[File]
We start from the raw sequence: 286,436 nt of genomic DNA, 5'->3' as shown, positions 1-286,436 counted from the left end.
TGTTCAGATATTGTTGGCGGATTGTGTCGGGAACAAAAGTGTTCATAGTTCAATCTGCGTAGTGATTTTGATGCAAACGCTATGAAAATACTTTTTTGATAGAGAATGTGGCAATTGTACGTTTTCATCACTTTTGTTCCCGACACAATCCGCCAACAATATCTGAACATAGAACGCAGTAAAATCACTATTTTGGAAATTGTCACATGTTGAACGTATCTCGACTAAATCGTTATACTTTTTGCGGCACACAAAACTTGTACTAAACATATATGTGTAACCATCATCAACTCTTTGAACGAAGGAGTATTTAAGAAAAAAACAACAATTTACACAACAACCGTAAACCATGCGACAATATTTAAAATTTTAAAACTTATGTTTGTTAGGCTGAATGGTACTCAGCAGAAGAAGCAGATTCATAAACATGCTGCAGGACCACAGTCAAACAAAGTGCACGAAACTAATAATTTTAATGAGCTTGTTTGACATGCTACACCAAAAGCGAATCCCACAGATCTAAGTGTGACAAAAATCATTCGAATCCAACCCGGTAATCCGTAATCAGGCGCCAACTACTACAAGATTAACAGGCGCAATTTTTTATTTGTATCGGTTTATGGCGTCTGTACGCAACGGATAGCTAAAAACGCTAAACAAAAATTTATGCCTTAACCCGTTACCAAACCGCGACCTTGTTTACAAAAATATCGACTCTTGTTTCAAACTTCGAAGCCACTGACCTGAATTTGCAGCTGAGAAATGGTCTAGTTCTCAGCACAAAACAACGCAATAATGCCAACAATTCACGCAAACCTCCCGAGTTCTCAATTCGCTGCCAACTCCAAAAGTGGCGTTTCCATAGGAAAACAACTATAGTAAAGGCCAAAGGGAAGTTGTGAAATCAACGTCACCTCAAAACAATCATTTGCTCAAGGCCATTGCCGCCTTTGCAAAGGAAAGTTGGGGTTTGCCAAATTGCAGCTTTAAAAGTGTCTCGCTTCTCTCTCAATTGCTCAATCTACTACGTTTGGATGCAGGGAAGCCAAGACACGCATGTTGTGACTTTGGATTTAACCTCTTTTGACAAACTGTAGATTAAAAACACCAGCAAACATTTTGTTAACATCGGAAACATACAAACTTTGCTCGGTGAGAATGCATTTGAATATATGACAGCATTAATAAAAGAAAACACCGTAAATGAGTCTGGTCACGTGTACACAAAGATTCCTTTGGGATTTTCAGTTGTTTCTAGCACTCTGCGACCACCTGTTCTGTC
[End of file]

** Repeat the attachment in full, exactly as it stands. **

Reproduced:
We start from the raw sequence: 286,436 nt of genomic DNA, 5'->3' as shown, positions 1-286,436 counted from the left end.
TGTTCAGATATTGTTGGCGGATTGTGTCGGGAACAAAAGTGTTCATAGTTCAATCTGCGTAGTGATTTTGATGCAAACGCTATGAAAATACTTTTTTGATAGAGAATGTGGCAATTGTACGTTTTCATCACTTTTGTTCCCGACACAATCCGCCAACAATATCTGAACATAGAACGCAGTAAAATCACTATTTTGGAAATTGTCACATGTTGAACGTATCTCGACTAAATCGTTATACTTTTTGCGGCACACAAAACTTGTACTAAACATATATGTGTAACCATCATCAACTCTTTGAACGAAGGAGTATTTAAGAAAAAAACAACAATTTACACAACAACCGTAAACCATGCGACAATATTTAAAATTTTAAAACTTATGTTTGTTAGGCTGAATGGTACTCAGCAGAAGAAGCAGATTCATAAACATGCTGCAGGACCACAGTCAAACAAAGTGCACGAAACTAATAATTTTAATGAGCTTGTTTGACATGCTACACCAAAAGCGAATCCCACAGATCTAAGTGTGACAAAAATCATTCGAATCCAACCCGGTAATCCGTAATCAGGCGCCAACTACTACAAGATTAACAGGCGCAATTTTTTATTTGTATCGGTTTATGGCGTCTGTACGCAACGGATAGCTAAAAACGCTAAACAAAAATTTATGCCTTAACCCGTTACCAAACCGCGACCTTGTTTACAAAAATATCGACTCTTGTTTCAAACTTCGAAGCCACTGACCTGAATTTGCAGCTGAGAAATGGTCTAGTTCTCAGCACAAAACAACGCAATAATGCCAACAATTCACGCAAACCTCCCGAGTTCTCAATTCGCTGCCAACTCCAAAAGTGGCGTTTCCATAGGAAAACAACTATAGTAAAGGCCAAAGGGAAGTTGTGAAATCAACGTCACCTCAAAACAATCATTTGCTCAAGGCCATTGCCGCCTTTGCAAAGGAAAGTTGGGGTTTGCCAAATTGCAGCTTTAAAAGTGTCTCGCTTCTCTCTCAATTGCTCAATCTACTACGTTTGGATGCAGGGAAGCCAAGACACGCATGTTGTGACTTTGGATTTAACCTCTTTTGACAAACTGTAGATTAAAAACACCAGCAAACATTTTGTTAACATCGGAAACATACAAACTTTGCTCGGTGAGAATGCATTTGAATATATGACAGCATTAATAAAAGAAAACACCGTAAATGAGTCTGGTCACGTGTACACAAAGATTCCTTTGGGATTTTCAGTTGTTTCTAGCACTCTGCGACCACCTGTTCTGTC